Growing up in Gwinnett County, Georgia, Strange Music rapper Rittz (real name Jonathan McCollum) was exposed to a wide variety of music, which really influenced his current musical style. His father made a living playing music for the first nine years of his life and inspired him to walk the same path.
“I grew up looking at photo albums of black and white 8×10 pictures of all the bands he was in and sometimes he’d let me sit in on band practice or setting up at whatever gig he was playing that night,” Rittz recalls. “I was always fortunate to be one of the few kids that had a ‘music room’ in my house like 4-track recorders, reel-to-reels, keyboards, guitars, and drum machines. My Dad was the main influence of me wanting to be a musician for a living.”
In high school, his friend Shortkut came up with his stage moniker. At the time, there weren’t too many white rappers in his area, so he wanted a name that would indicate he was, indeed, a white rapper.
“Back in ‘90s, when there was only a few around, you searched for a rap name that said you were a white boy,” he says. “When Shortkut said, ‘What about Rittz?,’ I was like that’s it. It stuck ever since. I think my very first rap name was MC Red, so I’m glad Rittz came to light [laughs].”
In 2003, after winning Battlegrounds on a local radio station, his career hit a rough spot, resulting in a lull in productivity. Feeling defeated and deflated, a chance introduction to superstar rapper and founder of Strange Music, Inc., Tech N9ne, reignited a spark within him that had been beginning to fade.
“I met Tech through Yelawolf,” he explains. “The original plan was to be signed to Wolf’s label Slumerican, but he wasn’t at a point in his career at that time to really start a label up so he looked out for me and wanted to try to put me in the right hands after helping me get my buzz going. My manager and I had been looking at Strange Music, watching their movement and success, so the way the timing worked out was perfect.”
When a powerhouse like Tech N9ne invests in an artist, the co-sign alone would be enough to push someone to the next level.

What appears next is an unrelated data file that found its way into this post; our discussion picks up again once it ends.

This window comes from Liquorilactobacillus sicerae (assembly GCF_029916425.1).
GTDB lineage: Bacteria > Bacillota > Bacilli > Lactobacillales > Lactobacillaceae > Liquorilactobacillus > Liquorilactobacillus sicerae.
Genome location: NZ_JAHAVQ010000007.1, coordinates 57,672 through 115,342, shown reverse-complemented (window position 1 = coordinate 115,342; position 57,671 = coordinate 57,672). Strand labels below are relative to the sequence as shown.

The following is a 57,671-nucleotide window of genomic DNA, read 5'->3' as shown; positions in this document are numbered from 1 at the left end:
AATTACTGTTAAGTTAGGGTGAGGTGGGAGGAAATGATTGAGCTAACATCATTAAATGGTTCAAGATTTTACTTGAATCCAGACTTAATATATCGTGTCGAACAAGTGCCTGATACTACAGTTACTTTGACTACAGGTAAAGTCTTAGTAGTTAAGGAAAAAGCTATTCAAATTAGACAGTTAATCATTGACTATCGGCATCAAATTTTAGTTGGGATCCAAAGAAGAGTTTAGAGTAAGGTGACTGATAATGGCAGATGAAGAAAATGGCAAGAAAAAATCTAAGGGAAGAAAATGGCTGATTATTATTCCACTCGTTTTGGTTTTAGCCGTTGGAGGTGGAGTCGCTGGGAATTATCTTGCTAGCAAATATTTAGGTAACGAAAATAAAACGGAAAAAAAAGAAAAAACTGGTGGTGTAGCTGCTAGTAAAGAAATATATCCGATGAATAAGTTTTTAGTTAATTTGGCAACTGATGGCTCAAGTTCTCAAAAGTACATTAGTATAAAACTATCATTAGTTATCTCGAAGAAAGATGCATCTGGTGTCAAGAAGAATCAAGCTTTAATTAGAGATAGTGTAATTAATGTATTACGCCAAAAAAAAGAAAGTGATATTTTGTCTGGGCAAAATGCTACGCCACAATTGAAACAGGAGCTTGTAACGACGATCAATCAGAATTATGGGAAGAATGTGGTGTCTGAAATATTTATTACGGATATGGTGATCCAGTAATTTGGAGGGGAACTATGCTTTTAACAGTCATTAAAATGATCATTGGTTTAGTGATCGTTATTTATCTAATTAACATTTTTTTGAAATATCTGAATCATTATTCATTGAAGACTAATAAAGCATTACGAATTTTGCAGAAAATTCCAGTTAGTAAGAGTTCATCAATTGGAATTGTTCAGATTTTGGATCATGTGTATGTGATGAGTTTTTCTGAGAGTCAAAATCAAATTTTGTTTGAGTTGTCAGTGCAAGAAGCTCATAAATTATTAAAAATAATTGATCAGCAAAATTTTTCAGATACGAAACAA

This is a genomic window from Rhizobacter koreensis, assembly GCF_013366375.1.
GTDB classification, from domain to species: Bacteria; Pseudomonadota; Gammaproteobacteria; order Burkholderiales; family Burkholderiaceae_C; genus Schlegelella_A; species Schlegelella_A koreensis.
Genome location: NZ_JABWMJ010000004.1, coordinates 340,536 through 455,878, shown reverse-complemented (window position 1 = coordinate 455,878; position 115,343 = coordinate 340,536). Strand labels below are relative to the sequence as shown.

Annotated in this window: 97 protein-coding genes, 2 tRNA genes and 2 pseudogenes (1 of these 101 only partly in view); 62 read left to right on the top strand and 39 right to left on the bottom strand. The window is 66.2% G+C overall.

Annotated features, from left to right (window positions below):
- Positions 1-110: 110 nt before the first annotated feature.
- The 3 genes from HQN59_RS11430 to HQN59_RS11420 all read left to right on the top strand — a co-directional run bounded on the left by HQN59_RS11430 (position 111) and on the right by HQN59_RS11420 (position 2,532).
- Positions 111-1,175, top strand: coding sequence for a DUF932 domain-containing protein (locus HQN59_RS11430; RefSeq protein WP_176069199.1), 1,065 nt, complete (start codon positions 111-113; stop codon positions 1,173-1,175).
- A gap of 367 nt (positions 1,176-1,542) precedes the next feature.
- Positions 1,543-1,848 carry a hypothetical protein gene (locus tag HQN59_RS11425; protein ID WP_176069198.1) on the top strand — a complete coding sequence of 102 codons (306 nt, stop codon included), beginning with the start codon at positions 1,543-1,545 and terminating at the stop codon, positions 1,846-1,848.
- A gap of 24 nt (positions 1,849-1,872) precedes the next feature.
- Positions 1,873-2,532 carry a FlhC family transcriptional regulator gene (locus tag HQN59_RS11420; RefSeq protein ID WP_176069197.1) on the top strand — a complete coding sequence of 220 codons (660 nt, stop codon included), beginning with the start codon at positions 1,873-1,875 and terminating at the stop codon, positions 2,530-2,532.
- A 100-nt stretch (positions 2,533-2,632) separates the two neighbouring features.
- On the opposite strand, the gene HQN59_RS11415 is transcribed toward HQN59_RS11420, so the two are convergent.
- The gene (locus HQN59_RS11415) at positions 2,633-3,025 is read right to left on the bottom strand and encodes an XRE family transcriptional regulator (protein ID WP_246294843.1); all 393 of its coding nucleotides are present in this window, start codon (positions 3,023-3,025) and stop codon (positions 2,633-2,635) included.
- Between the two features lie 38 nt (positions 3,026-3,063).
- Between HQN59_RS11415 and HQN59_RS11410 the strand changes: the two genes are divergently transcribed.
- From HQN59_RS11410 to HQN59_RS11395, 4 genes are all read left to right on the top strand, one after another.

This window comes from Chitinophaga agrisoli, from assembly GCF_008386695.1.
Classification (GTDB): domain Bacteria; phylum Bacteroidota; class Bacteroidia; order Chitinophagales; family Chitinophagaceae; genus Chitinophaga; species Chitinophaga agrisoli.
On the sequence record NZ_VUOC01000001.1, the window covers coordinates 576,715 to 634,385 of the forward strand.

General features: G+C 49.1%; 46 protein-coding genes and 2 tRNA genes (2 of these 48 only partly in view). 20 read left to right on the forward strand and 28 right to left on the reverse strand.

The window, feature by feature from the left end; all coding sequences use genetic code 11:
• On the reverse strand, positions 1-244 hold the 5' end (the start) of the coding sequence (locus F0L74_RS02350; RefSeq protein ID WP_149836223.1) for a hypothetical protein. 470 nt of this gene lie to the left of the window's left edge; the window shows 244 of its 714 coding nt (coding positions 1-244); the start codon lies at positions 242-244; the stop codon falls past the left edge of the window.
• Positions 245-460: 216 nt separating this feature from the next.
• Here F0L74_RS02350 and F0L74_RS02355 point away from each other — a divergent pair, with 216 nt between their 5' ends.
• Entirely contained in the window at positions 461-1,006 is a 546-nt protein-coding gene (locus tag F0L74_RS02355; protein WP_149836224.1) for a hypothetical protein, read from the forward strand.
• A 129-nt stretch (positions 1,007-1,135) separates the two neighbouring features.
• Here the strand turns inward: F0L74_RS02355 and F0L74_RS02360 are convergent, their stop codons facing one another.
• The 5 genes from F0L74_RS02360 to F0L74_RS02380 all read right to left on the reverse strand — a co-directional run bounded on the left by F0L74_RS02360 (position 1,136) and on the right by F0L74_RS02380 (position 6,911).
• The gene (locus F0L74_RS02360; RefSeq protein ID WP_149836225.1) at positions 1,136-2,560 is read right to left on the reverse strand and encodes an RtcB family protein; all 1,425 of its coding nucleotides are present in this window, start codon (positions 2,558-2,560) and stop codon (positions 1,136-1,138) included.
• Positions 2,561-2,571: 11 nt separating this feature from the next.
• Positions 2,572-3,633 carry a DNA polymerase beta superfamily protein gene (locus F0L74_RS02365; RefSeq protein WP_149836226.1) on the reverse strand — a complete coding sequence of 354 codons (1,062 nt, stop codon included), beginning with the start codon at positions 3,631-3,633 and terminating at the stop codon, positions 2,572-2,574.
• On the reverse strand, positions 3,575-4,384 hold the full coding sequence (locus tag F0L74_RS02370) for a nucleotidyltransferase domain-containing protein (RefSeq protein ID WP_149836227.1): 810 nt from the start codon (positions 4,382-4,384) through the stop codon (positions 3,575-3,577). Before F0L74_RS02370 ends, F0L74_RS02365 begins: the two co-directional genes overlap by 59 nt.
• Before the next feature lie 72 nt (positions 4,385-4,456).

“It definitely restored faith,” he admits. “I signed my contract on my 32nd birthday and finally I felt like I could say I was a real ‘professional’ rapper for a living. It was a long bumpy ride to get to that point.”
Rittz breakthrough finally came with the release of Yelawolf’s 2010 track, “Box Chevy.” Since then, he has frequently collaborated with Yelawolf, and the pair toured together on the 2012 Slumerican Tour. In 2011, Rittz released his critically acclaimed White Jesus EP and followed up with the White Jesus: Revival. Rittz signed to Tech’s label that same year and released his solo debut, The Life and Times of Jonny Valiant in 2013. It’s his latest work, however, he’s most proud of.
“I think my latest release “Top of the Line” is by far my best work and I hope to feel the same about my next project,” he says. “If you haven’t peaked successfully then you need to make every new project the one you’re the most proud of until you at least reach a pivotal point of success in your career. I definitely haven’t reached that point yet.”
With his sights set on expanding his fanbase, he just wrapped up a tour that took him to Canada, Australia, and New Zealand.
“The response and love from the fans was amazing,” he says. “There are so many people who haven’t ever heard of me, so the goal is spreading awareness and keeping the day one fans happy at the same time. I’m so grateful for everyone who gives me a listen ‘cause it’s so easy just to skip and skim over an artist these days. Right now, I have my Top of the Line US Tour starting in October through December this fall, so I’m focused on that at the moment. I’m sure when that’s over it will be album time again.”
Music is clearly something that has saved Rittz from moments of pain, struggles, or trying experiences that he’s encountered throughout his life.
“Music is my life recorded and captured in time,” he says. “It sums up all the struggles, relationships, business, success, and failures, and lessons I’ve learned growing up, and the hard work I put in of countless hours in the studio trying to make myself better. It’s everything to me. I hold it close, and I’m sensitive and protective of it, but very proud of it at the same time.”